The number of men's basketball scholarships an NCAA Division I school is allowed to offer annually would be tied to its four-year graduation rate under recommendations made yesterday by a special NCAA committee studying basketball-related issues. In addition, the panel recommended that freshman men's and women's basketball players be required to pass at least 12 credit hours with at least a "C" average during their first semester to remain eligible for competition.

The 29-member Division I Working Group to Study Basketball Issues also recommended that the NCAA allow men's and women's basketball players who do not meet the association's freshman-eligibility standards to receive athletic scholarships as freshmen.

The proposals, which must be approved by at least two NCAA rules-making panels, stopped short of more radical measures such as declaring all freshmen ineligible and eliminating summer recruiting.

"We . . . wanted solutions that will work and be supported by our constituents," said Syracuse Chancellor Kenneth Shaw, the special committee's chair. "And those solutions have to work in perhaps the most litigious environment we have ever experienced in higher education and intercollegiate athletics."

Shaw said the Division I Board of Directors, a panel of presidents that makes the rules for schools in the NCAA's top competitive group, will be asked to approve the special committee's recommendations as a package at its quarterly meeting next month and then send them to the Division I Management Council, a panel of athletic administrators, to finish rewriting the rules. Shaw said he hopes the board will give final approval to the changes in January.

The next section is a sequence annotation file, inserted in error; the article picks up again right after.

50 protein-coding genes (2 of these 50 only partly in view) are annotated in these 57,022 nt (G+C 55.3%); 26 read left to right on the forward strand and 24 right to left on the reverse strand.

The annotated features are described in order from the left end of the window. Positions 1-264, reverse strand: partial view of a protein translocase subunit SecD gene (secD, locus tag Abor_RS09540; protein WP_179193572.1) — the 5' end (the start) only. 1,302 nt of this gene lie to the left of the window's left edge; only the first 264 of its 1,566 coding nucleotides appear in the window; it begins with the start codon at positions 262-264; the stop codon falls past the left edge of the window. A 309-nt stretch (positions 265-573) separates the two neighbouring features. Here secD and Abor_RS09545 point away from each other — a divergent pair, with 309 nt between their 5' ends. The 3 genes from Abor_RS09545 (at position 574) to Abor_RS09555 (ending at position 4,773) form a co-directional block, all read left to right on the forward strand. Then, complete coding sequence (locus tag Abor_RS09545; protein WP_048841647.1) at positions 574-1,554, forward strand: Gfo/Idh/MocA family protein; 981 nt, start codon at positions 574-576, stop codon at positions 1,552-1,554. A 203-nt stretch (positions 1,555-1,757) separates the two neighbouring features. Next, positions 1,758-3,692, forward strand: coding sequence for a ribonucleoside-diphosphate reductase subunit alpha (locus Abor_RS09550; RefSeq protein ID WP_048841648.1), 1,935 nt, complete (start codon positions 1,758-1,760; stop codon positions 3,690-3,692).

The men's basketball scholarship limit for all schools currently is 13. If the special committee's proposal in this area is implemented, a school would be allowed 14 scholarships if at least 75 percent of the men's basketball players who had entered school four years earlier had graduated. A school would have 13 scholarships if the rate was between 33 and 74 percent and 12 if the graduation rate was under 33 percent.

Players who transfer or turn pro while in good academic standing will not count against a school's graduation rate. (The overall athlete graduation rates schools must compile annually are based on a six-year period, and players who transfer are counted against their initial school's graduation rate.)

The proposal to award scholarships to basketball players who currently do not qualify academically for them helps address an issue a federal judge in Philadelphia cited earlier this year in striking down the NCAA's current freshman-eligibility requirements. The judge said the way the NCAA uses standardized-test scores in its criteria is racially biased. The NCAA is considering changes in the rules while the decision is being appealed and the current rules remain in place.

The recommendations also would:

Eliminate all tournaments during the academic year not run directly by a high school or junior college. Such a rule would end the Charlie Weber AAU tournament staged every September at the University of Maryland. Weber said organizers of such events are prepared "to fight it."

Stiffen penalties for players involved in gambling; allow athletic scholarships for incoming freshmen to take six hours in summer school; reduce the number of recruiting days for coaches during the summer and add those days to the academic year; increase NCAA oversight over summer camps and summer and school-year tournaments.